Consider these twin concepts—opportunity cost and delayed retirement credits—before you decide when to start taking Social Security.
By waiting until age 70, you’ll increase your monthly benefit, but at what cost? A recent article in Forbes, “Social Security Benefits: Getting Paid To Wait,” examines the dilemma. Money managers call it “opportunity risk:” if you take money from retirement accounts that would otherwise be invested and grow, in order to delay taking Social Security, you are risking the potential for that money to grow.
Can you plan for opportunity cost? Start by looking at whether to wait to take Social Security after your “normal” retirement age, which is 66 for most people. If you wait to claim at age 70, you’ll see the largest-possible Social Security benefit. If you’re not working, you’ll probably be withdrawing money from your retirement funds, which means that those funds won’t be able to grow for a period of several years. As a result, you’ll need to weigh the opportunity cost of not having funds growing tax-deferred in your retirement accounts, against the larger Social Security benefit you will eventually get.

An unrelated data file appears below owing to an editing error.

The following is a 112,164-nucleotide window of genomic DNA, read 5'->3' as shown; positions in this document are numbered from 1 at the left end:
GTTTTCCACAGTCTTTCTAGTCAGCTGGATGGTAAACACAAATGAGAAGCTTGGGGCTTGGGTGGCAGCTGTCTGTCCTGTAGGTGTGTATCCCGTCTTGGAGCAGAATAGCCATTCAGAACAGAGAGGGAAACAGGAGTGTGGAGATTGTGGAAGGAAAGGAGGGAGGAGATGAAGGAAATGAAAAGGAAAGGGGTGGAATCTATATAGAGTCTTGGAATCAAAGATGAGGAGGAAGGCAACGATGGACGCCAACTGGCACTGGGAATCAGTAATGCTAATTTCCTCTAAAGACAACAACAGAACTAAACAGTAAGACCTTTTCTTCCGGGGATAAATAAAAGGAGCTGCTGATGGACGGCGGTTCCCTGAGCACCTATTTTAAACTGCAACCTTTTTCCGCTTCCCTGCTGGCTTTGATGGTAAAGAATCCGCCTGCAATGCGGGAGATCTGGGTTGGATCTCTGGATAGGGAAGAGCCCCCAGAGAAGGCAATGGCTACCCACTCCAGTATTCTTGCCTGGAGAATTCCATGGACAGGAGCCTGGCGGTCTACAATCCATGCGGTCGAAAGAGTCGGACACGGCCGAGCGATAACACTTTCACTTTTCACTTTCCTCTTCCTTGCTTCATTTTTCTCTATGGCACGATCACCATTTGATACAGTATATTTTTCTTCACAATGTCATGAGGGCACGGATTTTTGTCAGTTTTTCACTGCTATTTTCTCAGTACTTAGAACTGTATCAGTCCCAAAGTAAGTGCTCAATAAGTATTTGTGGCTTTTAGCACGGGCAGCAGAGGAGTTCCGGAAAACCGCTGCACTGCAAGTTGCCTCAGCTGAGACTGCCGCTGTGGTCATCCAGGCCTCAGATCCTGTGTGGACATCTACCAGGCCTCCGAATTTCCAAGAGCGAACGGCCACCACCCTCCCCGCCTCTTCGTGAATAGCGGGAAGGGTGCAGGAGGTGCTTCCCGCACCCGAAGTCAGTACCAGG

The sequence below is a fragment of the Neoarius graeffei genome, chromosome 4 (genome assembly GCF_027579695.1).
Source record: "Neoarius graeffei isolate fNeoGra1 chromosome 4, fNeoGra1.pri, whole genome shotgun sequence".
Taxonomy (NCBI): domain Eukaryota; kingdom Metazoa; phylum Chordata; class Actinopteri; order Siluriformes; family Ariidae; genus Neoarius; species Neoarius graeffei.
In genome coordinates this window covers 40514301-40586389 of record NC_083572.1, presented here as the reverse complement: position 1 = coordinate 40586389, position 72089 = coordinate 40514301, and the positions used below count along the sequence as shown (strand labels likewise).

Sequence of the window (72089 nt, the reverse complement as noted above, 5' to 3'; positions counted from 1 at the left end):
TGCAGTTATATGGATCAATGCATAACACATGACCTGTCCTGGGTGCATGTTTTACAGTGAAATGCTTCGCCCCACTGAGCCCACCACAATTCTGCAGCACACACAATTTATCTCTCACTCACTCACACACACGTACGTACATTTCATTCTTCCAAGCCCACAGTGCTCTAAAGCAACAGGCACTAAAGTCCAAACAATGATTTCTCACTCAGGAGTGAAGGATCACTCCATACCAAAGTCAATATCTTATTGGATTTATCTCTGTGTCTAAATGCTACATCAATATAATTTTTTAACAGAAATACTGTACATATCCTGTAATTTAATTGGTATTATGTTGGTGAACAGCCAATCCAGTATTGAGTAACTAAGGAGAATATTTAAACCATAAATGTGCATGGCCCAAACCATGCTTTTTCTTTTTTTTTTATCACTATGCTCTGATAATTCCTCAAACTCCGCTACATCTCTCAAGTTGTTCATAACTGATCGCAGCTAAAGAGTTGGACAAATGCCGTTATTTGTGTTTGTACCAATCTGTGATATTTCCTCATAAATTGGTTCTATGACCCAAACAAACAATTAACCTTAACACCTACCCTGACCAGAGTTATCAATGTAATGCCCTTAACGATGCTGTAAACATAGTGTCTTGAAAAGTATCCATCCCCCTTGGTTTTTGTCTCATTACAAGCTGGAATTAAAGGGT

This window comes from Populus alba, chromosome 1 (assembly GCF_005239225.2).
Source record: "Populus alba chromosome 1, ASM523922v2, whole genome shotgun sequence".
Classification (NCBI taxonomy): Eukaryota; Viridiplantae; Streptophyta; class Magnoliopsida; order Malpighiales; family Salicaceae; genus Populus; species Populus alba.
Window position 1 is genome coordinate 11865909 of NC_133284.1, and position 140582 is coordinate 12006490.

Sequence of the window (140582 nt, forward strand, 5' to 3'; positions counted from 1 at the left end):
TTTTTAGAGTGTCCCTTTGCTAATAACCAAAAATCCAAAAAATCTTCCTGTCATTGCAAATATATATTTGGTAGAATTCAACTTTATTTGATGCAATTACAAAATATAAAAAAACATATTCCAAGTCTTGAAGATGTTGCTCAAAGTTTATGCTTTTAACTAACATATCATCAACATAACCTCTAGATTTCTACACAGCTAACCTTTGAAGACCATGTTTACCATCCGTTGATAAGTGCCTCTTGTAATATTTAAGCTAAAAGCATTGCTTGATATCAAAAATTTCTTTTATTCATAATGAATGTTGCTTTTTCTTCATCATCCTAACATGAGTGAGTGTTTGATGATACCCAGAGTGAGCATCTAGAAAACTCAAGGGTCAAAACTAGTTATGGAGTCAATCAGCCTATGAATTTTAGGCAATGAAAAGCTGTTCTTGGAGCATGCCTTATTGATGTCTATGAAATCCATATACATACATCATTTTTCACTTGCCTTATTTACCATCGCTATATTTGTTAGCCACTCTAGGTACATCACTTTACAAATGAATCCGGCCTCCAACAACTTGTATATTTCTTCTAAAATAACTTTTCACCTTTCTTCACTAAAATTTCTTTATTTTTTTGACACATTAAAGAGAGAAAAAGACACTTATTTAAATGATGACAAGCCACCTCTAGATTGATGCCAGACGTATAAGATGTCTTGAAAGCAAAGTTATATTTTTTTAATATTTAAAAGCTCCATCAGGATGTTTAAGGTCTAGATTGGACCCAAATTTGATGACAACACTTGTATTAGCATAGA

The math isn’t always easy to calculate, but there’s a simple, indirect rule of thumb that Social Security provides. It is known as “delayed retirement credits.” Based on your birth year, Social Security will give you a bonus for waiting to claim benefits. Take a look at how that works:
Delayed Retirement Credits
Year of birth Credit per year
1943 and later 8.0%
Therefore, if you were born after 1943, for every year you wait to claim benefits after age 66 or so, you get an 8% bump in potential benefits up until age 70. That can be a sweet deal, especially if your portfolio isn’t giving you that kind of return. If it’s doing better than that (after taxes), then you might want to leave as much money as you can in your own savings.
If you elect to work, you can build up a larger nest egg, avoid withdrawals and take Social Security later for the maximum benefit. However, not everybody can work later, nor will they be able to plan to delay retirement withdrawals or Social Security. However, if you see that your work/lifestyle situation is flexible, you should run several scenarios.
Your decision needs to be made after reviewing every source of income, considering your tax and estate plan. Of course, the more assets you own, the more complex the analysis will become. Taxes are a considerable concern, since most of your retirement fund withdrawals (except for Roth IRAs) will be taxable. Another factor to consider: your expected life span. If you come from a family with long life spans, your planning may be different than if you have a chronic condition, like diabetes or heart disease.
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